Fairfax High School (Los Angeles, California)

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Fairfax High School
FairfaxHigh Dec2006.jpg
"Fare fac" (Say and Do)
Los Angeles, California
United States
Coordinates 34°04′55″N 118°21′36″W / 34.082°N 118.360°W / 34.082; -118.360Coordinates: 34°04′55″N 118°21′36″W / 34.082°N 118.360°W / 34.082; -118.360
Type Public
Established 1924
School district Los Angeles Unified School District
Principal Carmina Nacorda
Grades 9th through 12th
Enrollment 2400+
Campus Urban
Campus size 24.2 acres (98,000 m2)
Color(s) Crimson, gold, black             
Athletics conference Western League
CIF Los Angeles City Section
Mascot Lion
Newspaper The Colonial Gazette

Fairfax High School (officially Fairfax Senior High School) is a Los Angeles Unified School District high school located in Los Angeles, California, near the border of West Hollywood in the Fairfax District. The school is located on a 24.2-acre (98,000 m2) campus at the intersection of Fairfax Avenue and trendy Melrose Avenue.

Several sections of Los Angeles, including the Fairfax District, Park La Brea, portions of Hancock Park, and Larchmont, and the city of West Hollywood are served by Fairfax. Some areas (including parts of West Hollywood) are jointly zoned to Fairfax High School and Hollywood High School. In fall 2007, some neighborhoods zoned to Hamilton High School were rezoned to Fairfax High School.[1] Bancroft Middle School, Emerson Middle School, Le Conte Middle School, and John Burroughs Middle School feed into Fairfax. In 2009 some territory from the Los Angeles High School attendance boundary was transferred to Fairfax High School.[2]


Fairfax High School was founded in 1924 under the direction of Principal Rae G. Van Cleve, for whom the athletic field is named. The original Spanish Colonial Revival main building did not meet earthquake safety standards, and most of the original campus facilities were demolished in 1966. However, the historic D. S. Swan Auditorium and iconic Rotunda were spared by preservationists and retrofitted. The theater was renovated in 2014. Greenway Court, originally built in 1939 as a social hall by the students at Fairfax as a class project, was also spared and was moved to its current location on Fairfax Avenue, where it was converted into a theater in 1999 by the Greenway Arts Alliance and renamed the Greenway Court Theater.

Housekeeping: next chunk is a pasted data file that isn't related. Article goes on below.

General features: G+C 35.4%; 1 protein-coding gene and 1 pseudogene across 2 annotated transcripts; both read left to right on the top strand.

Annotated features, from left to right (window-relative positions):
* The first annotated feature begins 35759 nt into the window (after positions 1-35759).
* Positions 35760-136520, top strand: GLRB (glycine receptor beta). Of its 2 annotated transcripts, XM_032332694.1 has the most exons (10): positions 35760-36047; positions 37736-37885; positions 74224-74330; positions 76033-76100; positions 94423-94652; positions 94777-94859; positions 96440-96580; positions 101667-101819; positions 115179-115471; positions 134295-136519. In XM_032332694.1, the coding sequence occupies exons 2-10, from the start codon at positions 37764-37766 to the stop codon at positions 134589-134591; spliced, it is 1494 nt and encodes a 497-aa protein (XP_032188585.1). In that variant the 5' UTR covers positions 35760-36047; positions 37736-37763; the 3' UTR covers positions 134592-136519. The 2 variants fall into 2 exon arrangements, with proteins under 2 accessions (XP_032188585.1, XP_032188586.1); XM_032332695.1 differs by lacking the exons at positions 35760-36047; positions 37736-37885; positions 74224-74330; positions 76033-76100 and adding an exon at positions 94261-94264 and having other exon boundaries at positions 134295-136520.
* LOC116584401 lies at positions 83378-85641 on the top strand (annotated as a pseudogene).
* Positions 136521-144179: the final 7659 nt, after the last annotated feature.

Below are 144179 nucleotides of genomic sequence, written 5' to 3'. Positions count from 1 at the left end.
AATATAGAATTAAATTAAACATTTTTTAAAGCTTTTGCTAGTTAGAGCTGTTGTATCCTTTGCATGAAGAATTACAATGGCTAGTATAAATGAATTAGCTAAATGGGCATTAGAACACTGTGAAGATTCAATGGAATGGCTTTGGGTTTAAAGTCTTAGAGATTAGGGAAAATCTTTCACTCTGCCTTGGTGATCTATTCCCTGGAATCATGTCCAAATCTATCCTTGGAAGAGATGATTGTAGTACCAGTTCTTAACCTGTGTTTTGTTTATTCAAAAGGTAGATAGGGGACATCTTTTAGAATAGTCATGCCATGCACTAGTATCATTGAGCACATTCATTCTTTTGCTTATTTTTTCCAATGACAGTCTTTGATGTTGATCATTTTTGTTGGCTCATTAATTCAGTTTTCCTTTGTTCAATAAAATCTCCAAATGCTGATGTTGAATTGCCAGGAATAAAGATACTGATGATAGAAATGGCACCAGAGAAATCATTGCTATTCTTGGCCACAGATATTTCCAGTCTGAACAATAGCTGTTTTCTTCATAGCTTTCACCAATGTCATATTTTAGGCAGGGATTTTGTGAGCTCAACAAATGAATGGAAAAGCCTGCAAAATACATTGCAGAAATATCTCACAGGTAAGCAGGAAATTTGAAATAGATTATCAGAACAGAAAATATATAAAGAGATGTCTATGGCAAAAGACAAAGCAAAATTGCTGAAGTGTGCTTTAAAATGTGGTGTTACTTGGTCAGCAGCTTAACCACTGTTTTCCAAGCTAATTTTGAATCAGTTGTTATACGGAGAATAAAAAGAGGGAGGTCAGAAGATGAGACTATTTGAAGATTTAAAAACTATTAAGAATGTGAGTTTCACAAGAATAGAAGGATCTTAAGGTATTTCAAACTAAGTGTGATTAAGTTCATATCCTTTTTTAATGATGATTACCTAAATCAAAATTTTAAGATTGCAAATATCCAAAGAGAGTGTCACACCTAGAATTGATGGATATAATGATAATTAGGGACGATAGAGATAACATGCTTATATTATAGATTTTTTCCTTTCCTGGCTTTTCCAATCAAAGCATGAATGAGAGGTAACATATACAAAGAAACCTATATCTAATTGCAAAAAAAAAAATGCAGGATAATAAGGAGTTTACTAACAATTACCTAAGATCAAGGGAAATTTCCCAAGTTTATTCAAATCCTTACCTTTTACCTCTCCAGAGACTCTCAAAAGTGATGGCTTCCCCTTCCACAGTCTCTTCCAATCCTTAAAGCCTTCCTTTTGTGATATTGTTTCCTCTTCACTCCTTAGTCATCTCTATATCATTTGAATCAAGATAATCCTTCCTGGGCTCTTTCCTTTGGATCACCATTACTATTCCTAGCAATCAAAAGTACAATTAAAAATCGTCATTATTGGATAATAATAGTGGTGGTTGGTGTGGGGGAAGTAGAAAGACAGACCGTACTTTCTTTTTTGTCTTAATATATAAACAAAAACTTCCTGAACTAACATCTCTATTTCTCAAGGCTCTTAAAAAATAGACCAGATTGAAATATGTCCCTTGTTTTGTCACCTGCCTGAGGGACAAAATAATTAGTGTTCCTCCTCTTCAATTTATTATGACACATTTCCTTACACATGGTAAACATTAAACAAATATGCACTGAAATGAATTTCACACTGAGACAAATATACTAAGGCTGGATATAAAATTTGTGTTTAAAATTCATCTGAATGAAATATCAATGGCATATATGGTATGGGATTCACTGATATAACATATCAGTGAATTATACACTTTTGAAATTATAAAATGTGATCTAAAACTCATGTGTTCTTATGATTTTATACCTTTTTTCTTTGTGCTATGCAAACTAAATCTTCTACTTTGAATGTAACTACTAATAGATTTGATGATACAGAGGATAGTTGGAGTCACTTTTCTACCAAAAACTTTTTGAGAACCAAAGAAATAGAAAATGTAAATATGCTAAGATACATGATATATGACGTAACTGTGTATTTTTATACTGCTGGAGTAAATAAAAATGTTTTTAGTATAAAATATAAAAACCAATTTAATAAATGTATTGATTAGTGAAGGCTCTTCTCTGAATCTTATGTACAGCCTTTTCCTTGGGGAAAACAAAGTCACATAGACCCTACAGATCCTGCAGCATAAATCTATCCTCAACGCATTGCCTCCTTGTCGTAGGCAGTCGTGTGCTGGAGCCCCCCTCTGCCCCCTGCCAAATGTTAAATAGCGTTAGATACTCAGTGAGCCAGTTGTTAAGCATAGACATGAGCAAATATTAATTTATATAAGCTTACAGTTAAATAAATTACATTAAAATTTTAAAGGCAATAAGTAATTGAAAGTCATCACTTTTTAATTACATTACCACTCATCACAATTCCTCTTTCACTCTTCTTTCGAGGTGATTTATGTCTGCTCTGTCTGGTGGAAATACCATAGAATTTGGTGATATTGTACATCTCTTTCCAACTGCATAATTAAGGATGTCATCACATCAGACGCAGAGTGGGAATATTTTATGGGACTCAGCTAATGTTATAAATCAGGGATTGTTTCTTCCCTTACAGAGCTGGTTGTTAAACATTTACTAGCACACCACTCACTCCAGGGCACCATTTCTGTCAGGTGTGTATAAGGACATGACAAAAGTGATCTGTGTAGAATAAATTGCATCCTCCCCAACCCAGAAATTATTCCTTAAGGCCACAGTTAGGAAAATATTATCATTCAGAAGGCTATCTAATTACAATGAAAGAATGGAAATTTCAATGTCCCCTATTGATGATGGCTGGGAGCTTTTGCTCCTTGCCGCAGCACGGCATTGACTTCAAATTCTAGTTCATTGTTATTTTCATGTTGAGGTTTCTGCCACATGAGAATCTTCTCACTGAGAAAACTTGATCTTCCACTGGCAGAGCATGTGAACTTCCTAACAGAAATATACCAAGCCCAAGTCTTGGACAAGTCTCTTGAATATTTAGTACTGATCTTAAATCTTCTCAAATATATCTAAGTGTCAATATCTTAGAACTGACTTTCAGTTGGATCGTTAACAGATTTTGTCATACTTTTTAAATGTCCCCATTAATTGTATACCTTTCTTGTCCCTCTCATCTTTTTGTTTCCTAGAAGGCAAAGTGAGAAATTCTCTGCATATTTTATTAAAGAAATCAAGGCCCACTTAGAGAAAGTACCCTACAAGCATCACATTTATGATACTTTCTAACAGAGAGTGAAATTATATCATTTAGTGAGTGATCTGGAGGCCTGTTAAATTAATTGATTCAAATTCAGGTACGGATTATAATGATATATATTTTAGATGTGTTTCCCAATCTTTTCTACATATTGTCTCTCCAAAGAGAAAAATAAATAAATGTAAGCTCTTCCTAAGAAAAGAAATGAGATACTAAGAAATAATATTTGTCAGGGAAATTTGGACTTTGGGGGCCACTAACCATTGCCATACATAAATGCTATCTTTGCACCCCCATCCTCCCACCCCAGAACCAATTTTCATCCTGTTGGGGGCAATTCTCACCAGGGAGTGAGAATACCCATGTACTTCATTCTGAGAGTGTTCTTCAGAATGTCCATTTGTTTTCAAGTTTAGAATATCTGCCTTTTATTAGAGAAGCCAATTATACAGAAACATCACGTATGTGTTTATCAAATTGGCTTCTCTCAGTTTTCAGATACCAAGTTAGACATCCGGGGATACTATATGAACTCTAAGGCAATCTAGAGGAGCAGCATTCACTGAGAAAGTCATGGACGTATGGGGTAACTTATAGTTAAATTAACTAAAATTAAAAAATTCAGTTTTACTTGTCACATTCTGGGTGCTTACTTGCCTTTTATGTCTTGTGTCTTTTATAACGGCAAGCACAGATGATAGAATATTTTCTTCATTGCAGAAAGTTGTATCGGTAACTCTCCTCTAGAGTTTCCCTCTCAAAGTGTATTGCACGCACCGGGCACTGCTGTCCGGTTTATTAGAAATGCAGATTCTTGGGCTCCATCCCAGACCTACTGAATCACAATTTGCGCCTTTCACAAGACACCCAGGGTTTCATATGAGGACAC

Fairfax High School has been known since the 1930s as a breeding ground for future major figures in the entertainment industry.

In previous eras the school had a reputation of academic excellence and it had a majority Jewish student body.[3]

Former NFL official Jim Tunney served as the school's principal from 1964 to 1970. Under his watch, most of the current campus facilities, except for those mentioned above, were built between 1966 and 1968, including the gymnasium.

When the 1971 Sylmar (San Fernando) earthquake struck on February 9, 1971, with a magnitude of 6.7 on the Richter scale, nearby Los Angeles High School was damaged severely and closed for repairs. Students from Los Angeles High attended Fairfax High on "double sessions," with Fairfax students using the campus from 7 am – 12 noon, and LA High students from 12:30 pm – 5 pm.

Fairfax was the foreign language magnet school in the 1960s and 1970s, offering Hebrew, German, Chinese and Latin, among other languages. The Fairfax Magnet Center for Visual Arts opened in 1981 and remains the only visual arts magnet in the Los Angeles Unified School District.

In 1984, Dr. Virginia Uribe, an LAUSD teacher and counselor for 42 years, founded LAUSD’s Project 10 program, the first dropout prevention program specifically for lesbian, gay, bisexual and transgender (LGBT) students in the United States.[4]

By the 1980s, the proliferation of magnet schools caused an exodus of many White students and many of the school's best teachers. By that time the test scores declined and many school clubs and activities ceased operations.[3]

Organized by a group of local theater artists, the first Melrose Trading Post was held in 1998 in the school's parking lot. Regarded as most successful on-going fund-raising activity in the LAUSD, the flea market evolved into the Greenway Arts Alliance, the Friends of Fairfax and the Institute for the Arts at Fairfax High School, all which are of immense benefit to the school and students.[5]